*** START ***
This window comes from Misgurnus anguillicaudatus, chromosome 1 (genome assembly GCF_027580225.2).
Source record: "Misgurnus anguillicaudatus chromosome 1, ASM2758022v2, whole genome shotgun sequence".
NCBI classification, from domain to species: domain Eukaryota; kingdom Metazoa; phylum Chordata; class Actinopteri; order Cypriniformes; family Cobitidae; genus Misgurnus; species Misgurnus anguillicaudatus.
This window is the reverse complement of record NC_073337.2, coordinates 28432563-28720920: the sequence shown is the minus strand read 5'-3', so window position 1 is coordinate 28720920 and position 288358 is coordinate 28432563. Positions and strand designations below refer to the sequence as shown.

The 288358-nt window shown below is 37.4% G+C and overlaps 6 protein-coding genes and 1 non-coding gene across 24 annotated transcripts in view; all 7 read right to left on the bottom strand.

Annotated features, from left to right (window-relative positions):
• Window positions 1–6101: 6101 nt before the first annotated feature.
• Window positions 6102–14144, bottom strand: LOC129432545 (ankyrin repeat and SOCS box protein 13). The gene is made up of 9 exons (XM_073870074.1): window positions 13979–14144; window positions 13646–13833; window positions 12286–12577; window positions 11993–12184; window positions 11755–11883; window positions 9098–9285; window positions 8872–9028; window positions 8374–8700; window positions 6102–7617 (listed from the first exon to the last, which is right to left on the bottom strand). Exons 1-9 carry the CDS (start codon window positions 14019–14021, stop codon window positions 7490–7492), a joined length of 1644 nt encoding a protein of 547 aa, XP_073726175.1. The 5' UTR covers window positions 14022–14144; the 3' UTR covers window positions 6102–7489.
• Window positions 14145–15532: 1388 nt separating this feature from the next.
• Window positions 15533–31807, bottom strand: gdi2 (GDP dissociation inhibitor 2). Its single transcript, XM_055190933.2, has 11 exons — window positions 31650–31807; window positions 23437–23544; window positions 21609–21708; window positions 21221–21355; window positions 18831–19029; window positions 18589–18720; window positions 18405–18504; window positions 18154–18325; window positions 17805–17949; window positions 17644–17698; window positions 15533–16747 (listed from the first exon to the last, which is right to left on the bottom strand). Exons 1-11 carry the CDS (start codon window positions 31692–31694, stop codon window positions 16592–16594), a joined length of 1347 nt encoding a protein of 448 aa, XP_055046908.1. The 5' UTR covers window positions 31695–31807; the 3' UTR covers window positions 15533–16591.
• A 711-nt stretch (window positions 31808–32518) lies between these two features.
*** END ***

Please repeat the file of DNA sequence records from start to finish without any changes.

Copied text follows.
This window comes from Misgurnus anguillicaudatus, chromosome 1 (genome assembly GCF_027580225.2).
Source record: "Misgurnus anguillicaudatus chromosome 1, ASM2758022v2, whole genome shotgun sequence".
NCBI classification, from domain to species: domain Eukaryota; kingdom Metazoa; phylum Chordata; class Actinopteri; order Cypriniformes; family Cobitidae; genus Misgurnus; species Misgurnus anguillicaudatus.
This window is the reverse complement of record NC_073337.2, coordinates 28432563-28720920: the sequence shown is the minus strand read 5'-3', so window position 1 is coordinate 28720920 and position 288358 is coordinate 28432563. Positions and strand designations below refer to the sequence as shown.

The 288358-nt window shown below is 37.4% G+C and overlaps 6 protein-coding genes and 1 non-coding gene across 24 annotated transcripts in view; all 7 read right to left on the bottom strand.

Annotated features, from left to right (window-relative positions):
• Window positions 1–6101: 6101 nt before the first annotated feature.
• Window positions 6102–14144, bottom strand: LOC129432545 (ankyrin repeat and SOCS box protein 13). The gene is made up of 9 exons (XM_073870074.1): window positions 13979–14144; window positions 13646–13833; window positions 12286–12577; window positions 11993–12184; window positions 11755–11883; window positions 9098–9285; window positions 8872–9028; window positions 8374–8700; window positions 6102–7617 (listed from the first exon to the last, which is right to left on the bottom strand). Exons 1-9 carry the CDS (start codon window positions 14019–14021, stop codon window positions 7490–7492), a joined length of 1644 nt encoding a protein of 547 aa, XP_073726175.1. The 5' UTR covers window positions 14022–14144; the 3' UTR covers window positions 6102–7489.
• Window positions 14145–15532: 1388 nt separating this feature from the next.
• Window positions 15533–31807, bottom strand: gdi2 (GDP dissociation inhibitor 2). Its single transcript, XM_055190933.2, has 11 exons — window positions 31650–31807; window positions 23437–23544; window positions 21609–21708; window positions 21221–21355; window positions 18831–19029; window positions 18589–18720; window positions 18405–18504; window positions 18154–18325; window positions 17805–17949; window positions 17644–17698; window positions 15533–16747 (listed from the first exon to the last, which is right to left on the bottom strand). Exons 1-11 carry the CDS (start codon window positions 31692–31694, stop codon window positions 16592–16594), a joined length of 1347 nt encoding a protein of 448 aa, XP_055046908.1. The 5' UTR covers window positions 31695–31807; the 3' UTR covers window positions 15533–16591.
• A 711-nt stretch (window positions 31808–32518) lies between these two features.